What Is Alcohol Withdrawal?
Have you ever experienced alcohol withdrawal? It is a condition that happens to people who drink regularly and then stop using alcohol. Not to be confused with a hangover, which can occur to casual drinkers, alcohol withdrawal occurs when a chronic drinker suddenly decreases their alcohol intake. Hangovers can be experienced by either alcoholics and light drinkers after heavy consumption of alcohol.
Am I A Heavy Drinker?
If you think you have experienced alcohol withdrawal, you may be wondering where you fall on the spectrum of light, moderate, and heavy drinking. How much is too much depends on a person’s sex, age, and weight but below are a few general guidelines.
According to the Centers for Disease Control and Prevention (CDC), you are a heavy drinker if:
- Your sex at birth is female, and you drink over 7 drinks per week or more than 3 drinks per occasion.
- Your sex at birth is male, and you drink over 14 drinks per week or more than 4 drinks per occasion.
- You are 65 years of age or older and drink over 7 drinks per week or more than 3 drinks per sitting.
When our brains are constantly exposed to alcohol, they adjust to compensate for the drug’s effects. If the alcohol disappears from the body, the brain continues overcompensating even though the drug is gone. After a while, the overstimulation leads to what is known as alcohol withdrawal.
Here are some additional quick background facts for context.
- On average, over 200,000 Americans struggle with alcohol withdrawal annually.
- The signs of alcohol withdrawal can begin after 2 hours to 4 days.
- They can range in severity or even be life-threatening.
- Mild symptoms can occur within 6 hours of not drinking.
- People who have abused heavy amounts of alcohol for years may develop more severe symptoms.
- These symptoms can appear within 12 to 24 hours (hallucinations) or 2 days (seizures).
- Moderate drinkers, those who drink 2 drinks or less in a day (males) or 1 drink or less in a day (female), are unlikely to develop withdrawal symptoms if they stop drinking.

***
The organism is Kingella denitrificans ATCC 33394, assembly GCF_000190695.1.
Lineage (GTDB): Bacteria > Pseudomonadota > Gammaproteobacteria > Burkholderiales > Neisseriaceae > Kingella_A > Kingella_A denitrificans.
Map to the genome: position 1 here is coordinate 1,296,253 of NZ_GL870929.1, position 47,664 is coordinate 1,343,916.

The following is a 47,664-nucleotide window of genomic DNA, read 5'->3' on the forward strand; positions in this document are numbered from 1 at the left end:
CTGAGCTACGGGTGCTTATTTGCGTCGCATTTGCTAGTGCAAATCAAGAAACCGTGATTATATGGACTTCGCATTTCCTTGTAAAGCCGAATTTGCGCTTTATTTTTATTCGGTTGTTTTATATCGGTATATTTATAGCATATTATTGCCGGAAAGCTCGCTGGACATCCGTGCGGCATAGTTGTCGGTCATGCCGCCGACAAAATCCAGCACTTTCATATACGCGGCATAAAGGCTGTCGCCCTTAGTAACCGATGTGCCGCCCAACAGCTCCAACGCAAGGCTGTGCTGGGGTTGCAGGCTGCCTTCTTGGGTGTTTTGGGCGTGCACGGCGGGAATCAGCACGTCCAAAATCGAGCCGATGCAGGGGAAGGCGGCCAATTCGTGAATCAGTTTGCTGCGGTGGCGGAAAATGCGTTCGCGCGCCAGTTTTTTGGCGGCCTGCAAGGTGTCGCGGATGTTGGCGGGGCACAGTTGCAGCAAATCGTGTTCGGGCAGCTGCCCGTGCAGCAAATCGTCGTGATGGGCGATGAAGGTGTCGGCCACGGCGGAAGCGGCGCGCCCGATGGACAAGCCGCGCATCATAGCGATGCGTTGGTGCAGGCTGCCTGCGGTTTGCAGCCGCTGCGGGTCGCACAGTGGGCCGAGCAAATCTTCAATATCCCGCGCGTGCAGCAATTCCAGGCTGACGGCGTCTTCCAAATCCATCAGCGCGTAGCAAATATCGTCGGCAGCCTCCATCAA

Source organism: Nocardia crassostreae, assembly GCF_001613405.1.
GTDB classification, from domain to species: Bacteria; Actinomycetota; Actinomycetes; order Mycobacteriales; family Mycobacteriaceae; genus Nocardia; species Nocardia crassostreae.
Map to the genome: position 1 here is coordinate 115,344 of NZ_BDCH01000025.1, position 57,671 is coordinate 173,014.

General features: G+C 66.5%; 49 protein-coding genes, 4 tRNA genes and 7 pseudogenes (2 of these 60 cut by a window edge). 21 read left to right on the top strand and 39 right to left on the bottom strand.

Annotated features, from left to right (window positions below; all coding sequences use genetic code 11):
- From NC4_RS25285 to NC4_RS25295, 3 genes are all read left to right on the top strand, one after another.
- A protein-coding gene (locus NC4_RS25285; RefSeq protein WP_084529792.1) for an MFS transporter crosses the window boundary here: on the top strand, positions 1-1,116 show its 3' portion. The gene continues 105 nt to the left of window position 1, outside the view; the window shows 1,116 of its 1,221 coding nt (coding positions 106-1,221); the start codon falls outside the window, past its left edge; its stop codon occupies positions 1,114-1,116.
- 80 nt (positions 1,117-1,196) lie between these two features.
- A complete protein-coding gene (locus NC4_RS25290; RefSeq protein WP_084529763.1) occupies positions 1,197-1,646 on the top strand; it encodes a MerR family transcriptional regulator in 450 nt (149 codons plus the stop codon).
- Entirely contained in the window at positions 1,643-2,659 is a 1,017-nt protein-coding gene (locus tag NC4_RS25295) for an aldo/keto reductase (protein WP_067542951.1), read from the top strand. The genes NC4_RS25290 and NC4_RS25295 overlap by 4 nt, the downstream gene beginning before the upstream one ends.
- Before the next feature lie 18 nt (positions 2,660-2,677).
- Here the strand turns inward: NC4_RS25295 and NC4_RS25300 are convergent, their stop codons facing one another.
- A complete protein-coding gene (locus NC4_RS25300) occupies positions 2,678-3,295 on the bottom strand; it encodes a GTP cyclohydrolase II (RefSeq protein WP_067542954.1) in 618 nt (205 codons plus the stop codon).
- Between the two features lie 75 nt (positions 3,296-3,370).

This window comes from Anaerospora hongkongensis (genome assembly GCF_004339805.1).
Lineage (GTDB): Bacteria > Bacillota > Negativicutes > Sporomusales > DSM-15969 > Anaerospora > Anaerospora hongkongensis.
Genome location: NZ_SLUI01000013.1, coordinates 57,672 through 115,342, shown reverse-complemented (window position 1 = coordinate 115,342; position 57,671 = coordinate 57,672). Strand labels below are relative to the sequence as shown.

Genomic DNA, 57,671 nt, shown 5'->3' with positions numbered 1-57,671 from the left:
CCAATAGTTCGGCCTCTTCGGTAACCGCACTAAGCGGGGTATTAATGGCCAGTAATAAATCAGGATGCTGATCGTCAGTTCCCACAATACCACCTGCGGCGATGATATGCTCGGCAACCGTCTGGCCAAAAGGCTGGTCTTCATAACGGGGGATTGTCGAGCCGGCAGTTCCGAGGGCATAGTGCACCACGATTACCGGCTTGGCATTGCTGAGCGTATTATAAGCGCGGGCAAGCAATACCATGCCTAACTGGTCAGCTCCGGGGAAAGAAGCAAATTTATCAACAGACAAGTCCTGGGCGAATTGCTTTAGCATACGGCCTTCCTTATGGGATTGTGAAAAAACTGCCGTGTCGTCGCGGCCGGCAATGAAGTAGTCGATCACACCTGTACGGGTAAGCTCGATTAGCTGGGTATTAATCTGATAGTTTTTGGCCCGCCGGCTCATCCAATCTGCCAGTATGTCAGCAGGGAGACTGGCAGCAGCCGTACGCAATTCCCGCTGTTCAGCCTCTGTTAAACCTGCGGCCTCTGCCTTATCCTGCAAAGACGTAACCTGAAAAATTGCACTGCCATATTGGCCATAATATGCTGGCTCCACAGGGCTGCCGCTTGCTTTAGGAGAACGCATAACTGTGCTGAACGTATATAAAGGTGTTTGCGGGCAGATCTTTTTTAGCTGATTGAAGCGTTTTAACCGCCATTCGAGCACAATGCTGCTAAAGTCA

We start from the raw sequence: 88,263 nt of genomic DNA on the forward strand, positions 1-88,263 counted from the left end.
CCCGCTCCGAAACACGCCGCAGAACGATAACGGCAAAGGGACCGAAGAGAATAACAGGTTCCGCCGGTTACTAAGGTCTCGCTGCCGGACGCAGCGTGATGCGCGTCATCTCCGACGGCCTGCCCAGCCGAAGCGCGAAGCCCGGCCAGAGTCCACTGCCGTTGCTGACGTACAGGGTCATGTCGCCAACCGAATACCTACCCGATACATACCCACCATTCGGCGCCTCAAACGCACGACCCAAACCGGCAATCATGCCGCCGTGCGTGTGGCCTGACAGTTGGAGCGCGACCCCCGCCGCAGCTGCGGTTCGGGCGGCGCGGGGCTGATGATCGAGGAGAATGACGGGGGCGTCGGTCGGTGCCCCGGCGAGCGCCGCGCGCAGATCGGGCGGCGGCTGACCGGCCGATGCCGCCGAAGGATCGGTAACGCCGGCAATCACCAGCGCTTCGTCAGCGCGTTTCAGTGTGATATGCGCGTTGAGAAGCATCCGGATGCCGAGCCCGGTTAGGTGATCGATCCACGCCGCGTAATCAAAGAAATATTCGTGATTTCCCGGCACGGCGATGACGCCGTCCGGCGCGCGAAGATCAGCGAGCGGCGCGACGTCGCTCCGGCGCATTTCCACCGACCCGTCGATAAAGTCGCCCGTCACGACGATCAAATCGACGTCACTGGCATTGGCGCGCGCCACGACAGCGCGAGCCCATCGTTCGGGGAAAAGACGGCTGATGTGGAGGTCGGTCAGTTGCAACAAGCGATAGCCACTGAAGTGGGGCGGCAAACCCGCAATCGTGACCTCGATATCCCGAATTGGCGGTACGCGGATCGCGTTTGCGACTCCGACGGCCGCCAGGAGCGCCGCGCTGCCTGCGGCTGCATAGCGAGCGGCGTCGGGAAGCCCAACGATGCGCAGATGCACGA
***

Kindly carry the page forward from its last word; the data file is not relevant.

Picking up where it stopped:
- The disorder usually affects individuals who are chronic heavy drinkers.
*Note that someone who has experienced alcohol withdrawal once is likely to experience it again even if they are now moderate drinkers.
Now that we know what alcohol withdrawal is, what are the symptoms? It is important to remember that hangovers are not the same as alcohol withdrawal though some symptoms may be similar.
Alcohol withdrawal symptoms vary per person but may include:
- Shaky hands
- Raised blood pressure
A severe but uncommon form of alcohol withdrawal is delirium tremens. Delirium tremens (DT) affect about 5% of people attempting to quit alcohol. DT is commonly observed in individuals with a history of alcohol withdrawal. The condition usually begins 48 to 72 hours after a person stops drinking.
Alcohol Withdrawal Timeline
After someone decides to quit alcohol, withdrawal symptoms begin within 6 hours of a person’s last drink. Once 12 hours pass, they may sweat, feel nauseous, or become irritable. Their body can tremor, their heart race, and their blood pressure rise. Most individuals will likely experience insomnia after 12 hours.
One of the reasons quitting alcohol without medical supervision is not recommended is the drug’s withdrawal effects at the 24 to 48 hours mark. During that time, people can experience seizures, hallucinations, or delirium tremens. As the hours pass, the condition worsens. Between the third and fifth days of withdrawal, people can continue to experience DT and emotional distress. Fortunately, the withdrawal cycle only lasts about a week and subsides after 5 days.
Alcohol Withdrawal Treatment
If, after thorough research, you believe you are battling an alcohol use disorder, you may be interested in detoxing. But individuals should never self-diagnose or detox alone. The best and most guaranteed way a person will recover from alcohol addiction is by finding medical help. There are several treatment options.
A physician may recommend a medication assisted treatment (MAT) option based on the severity of the alcohol withdrawal symptoms. During MAT, patients take medications like Naltrexone to support their recovery and subside their discomforts. These institutions also have a plethora of other forms of treatment like counseling and group therapy. Typically patients in treatment are supervised to ensure their safety. Medical professionals monitor their vital signs as well as blood pressure.
Get Help With Alcohol Withdrawal And Addiction Today
In the United States, nearly 15 million people 12 and older are battling an alcohol use disorder. Unfortunately, treating the symptoms of alcohol withdrawal is only a short-term fix. Getting to the root cause of the problem that caused the substance abuse in the first place is necessary.
If you or a loved one are experiencing alcohol withdrawal or are battling an alcohol addiction, there is help available. Contact a treatment provider if you have any rehab related questions or need help finding a treatment center.
Author: Suzette Gomez | Last Edited: October 13, 2021